The Memory Phenomenon as a Time in Historical Scholarship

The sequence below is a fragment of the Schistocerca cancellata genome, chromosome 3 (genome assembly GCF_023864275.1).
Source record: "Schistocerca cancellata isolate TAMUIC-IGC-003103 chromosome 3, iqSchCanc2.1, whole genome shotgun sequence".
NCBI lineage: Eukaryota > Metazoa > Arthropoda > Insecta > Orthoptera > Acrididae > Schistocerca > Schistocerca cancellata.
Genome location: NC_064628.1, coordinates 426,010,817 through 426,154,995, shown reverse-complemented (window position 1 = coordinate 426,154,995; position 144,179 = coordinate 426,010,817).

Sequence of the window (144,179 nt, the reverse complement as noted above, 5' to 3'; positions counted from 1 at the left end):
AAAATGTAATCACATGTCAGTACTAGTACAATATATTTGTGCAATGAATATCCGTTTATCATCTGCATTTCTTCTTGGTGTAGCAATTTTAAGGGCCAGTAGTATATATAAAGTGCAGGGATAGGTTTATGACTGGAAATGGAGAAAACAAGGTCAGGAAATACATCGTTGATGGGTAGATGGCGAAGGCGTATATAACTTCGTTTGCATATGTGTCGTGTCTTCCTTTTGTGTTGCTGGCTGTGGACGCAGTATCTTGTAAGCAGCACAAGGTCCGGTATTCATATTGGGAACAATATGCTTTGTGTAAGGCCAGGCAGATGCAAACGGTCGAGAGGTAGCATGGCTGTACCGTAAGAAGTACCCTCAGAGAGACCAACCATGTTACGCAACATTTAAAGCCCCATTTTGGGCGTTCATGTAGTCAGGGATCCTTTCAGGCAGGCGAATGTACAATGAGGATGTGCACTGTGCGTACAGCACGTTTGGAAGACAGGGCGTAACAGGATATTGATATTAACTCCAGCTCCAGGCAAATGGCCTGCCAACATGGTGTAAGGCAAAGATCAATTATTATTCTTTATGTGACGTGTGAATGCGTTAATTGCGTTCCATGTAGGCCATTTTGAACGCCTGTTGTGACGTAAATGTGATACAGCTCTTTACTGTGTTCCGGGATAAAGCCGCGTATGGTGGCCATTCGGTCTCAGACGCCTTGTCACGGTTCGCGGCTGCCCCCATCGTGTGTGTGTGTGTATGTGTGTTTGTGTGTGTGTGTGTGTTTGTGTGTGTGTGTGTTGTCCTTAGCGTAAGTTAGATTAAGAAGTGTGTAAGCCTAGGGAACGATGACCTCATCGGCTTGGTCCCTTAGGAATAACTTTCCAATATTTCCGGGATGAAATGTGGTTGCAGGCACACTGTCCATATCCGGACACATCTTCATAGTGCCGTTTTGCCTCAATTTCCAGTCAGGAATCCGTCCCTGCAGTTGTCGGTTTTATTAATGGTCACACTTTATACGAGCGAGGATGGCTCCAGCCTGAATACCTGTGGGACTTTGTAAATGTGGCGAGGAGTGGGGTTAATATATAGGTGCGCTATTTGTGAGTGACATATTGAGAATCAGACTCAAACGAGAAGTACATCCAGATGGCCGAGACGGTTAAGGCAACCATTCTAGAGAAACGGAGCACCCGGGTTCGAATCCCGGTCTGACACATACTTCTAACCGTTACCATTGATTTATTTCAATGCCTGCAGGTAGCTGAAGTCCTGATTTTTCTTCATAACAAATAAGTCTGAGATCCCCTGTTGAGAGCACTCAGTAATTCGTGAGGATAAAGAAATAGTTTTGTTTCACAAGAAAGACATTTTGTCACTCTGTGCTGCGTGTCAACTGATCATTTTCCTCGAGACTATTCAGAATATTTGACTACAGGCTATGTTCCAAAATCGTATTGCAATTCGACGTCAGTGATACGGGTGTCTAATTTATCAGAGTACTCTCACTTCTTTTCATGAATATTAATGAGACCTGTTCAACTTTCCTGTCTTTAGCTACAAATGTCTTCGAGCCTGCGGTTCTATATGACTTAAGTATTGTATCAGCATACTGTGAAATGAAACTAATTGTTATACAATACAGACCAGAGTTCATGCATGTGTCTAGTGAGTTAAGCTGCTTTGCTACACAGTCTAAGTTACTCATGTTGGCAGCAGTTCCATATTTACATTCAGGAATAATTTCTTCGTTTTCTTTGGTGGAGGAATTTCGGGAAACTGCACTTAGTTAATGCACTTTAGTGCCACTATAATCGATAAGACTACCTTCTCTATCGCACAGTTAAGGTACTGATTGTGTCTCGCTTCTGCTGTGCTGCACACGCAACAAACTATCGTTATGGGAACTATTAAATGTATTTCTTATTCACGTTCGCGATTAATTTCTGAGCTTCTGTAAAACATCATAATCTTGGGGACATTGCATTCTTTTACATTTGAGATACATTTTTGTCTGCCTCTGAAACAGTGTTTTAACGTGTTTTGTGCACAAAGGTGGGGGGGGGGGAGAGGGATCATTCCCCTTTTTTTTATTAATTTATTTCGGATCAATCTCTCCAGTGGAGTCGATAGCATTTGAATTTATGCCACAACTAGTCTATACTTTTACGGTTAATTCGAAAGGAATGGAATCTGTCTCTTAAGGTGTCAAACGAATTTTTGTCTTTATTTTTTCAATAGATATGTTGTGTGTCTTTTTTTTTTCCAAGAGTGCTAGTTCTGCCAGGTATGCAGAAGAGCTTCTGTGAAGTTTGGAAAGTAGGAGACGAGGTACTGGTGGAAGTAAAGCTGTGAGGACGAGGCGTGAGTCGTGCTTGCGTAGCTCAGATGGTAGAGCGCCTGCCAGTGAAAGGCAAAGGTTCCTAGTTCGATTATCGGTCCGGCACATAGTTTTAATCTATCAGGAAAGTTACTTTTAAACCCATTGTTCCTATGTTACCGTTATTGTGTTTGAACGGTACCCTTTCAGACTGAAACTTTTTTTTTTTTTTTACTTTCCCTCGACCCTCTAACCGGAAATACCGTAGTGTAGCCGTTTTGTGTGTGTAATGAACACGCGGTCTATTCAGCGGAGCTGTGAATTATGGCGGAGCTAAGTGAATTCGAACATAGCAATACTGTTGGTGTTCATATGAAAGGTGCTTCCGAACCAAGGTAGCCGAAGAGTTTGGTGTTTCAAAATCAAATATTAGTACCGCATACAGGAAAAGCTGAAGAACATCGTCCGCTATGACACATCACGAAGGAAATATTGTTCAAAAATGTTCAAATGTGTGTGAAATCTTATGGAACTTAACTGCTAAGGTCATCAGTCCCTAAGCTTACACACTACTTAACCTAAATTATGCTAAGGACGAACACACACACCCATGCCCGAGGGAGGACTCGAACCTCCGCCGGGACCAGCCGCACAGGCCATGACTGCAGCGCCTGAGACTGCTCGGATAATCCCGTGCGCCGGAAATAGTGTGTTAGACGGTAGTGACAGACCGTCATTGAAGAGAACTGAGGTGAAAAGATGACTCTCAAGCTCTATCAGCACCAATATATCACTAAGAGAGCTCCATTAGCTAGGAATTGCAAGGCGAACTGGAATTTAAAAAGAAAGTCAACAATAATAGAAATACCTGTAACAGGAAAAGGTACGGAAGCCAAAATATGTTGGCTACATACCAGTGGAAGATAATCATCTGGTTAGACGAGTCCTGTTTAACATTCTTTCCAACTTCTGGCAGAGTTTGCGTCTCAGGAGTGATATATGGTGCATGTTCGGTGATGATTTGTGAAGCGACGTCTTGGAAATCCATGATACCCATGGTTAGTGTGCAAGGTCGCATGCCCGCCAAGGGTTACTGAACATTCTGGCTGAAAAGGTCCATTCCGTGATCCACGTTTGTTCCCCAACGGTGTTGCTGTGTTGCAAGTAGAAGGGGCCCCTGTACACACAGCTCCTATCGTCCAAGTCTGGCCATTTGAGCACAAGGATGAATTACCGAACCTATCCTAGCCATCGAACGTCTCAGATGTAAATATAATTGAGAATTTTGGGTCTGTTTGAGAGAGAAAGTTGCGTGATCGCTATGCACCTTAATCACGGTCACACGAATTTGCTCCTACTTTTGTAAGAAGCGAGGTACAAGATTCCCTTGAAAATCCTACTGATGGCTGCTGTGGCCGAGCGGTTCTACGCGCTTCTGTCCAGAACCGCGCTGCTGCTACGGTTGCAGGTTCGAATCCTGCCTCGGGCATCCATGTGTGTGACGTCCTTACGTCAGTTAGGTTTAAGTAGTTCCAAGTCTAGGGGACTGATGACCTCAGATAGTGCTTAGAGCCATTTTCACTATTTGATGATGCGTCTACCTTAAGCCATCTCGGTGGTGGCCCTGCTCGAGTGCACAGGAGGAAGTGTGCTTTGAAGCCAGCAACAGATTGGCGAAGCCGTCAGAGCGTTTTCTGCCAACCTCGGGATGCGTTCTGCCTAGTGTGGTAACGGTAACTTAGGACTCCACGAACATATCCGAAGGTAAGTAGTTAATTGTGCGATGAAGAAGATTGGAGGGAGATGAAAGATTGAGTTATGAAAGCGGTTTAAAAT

I contrast the assessment of the state of memory studies by sociologists Jeffrey Olick, Vered Vinitzky-Seroussi, and Daniel Levy in 2011 with that of Pierre Nora in 1984. The comparison provides perspective on the reconfiguration of the memory phenomenon during the interim. Initially conceived as a search for the mnemonic sources of a dissolving modern historiography, the study of collective memory has since become an interdisciplinary venture, for some a “new wave” of scholarship in which historians play only a contributing role. In light of this transition in the venue for the study of memory, I revisit the perspective of five historians who have reflected on the enduring value of the historians’ role vis-à-vis this new milieu of scholarship: Rosenfeld, Farge, Darnton, Yerushalmi, and Ricoeur. I close with a recapitulation of the way in which the interest in memory has influenced our understanding of history.